I love punk rock. I love watching old footage from early punk rock shows. I love hearing stories about the glory days, to a point. You Weren’t There a documentary about Chicago’s punk scene from 1977-1984 is a bloated history lesson told by aging punk rockers, comfortably seated in their rather posh homes reminiscing on the good-old-days.
The Chicago scene really never did get the attention that London, L.A., New York or even Washington D.C. received, but still it spawned many important and interesting acts. Bands like Naked Raygun, Strike Under and the Effigies are featured in wonderful archival material, but when this material is contrasted with the modern-day interviews a huge disconnect occurs.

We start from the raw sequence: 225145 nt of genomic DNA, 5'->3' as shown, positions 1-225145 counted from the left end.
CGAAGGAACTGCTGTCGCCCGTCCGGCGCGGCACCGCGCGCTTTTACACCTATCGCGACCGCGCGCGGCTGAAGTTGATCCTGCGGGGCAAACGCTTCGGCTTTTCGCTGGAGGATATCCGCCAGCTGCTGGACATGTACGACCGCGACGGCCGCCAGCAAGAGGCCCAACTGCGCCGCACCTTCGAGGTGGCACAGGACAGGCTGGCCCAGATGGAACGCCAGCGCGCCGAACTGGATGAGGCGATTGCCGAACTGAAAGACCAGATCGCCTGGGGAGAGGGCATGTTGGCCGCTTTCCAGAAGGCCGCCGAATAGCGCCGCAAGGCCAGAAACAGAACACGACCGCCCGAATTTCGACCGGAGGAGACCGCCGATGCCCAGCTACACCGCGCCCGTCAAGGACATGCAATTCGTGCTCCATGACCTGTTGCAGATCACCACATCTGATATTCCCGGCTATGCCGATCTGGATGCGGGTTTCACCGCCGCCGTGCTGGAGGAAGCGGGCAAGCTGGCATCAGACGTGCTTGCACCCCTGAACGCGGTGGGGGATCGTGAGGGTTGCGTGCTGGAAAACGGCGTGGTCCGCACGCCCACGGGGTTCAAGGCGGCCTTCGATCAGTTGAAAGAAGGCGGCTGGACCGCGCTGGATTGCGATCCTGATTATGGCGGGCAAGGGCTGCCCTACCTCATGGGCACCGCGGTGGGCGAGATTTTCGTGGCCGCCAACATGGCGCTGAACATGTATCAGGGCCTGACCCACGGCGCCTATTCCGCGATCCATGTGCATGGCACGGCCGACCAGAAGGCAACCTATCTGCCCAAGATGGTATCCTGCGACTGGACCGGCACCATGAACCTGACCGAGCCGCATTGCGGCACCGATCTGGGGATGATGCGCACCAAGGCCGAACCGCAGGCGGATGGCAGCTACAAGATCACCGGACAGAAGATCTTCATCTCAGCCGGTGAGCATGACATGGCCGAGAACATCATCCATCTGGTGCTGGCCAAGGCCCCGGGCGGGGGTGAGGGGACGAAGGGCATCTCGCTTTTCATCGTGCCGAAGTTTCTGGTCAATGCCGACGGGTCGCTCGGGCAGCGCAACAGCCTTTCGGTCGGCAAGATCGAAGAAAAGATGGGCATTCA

The spirit of punk rock has fallen to the way side. The politics and anger that got so many of these musicians to form bands has been lost and they are left with nothing but memories. As much as it could sound like I’m faulting the band members from selling out, I’m more upset with the filmmakers for not doing a better job in staging their interviews. If you want to record these geezers in their rather un-punk rock environs to make a point that is fine, but make that point. Ask them if they’ve traded in their ideals or at the bare minimum take the time to hide your mic cords. Contrary to what some might think sloppy production values are not punk rock. Your work needs some sort of message.
And now, a taste of the Effigies: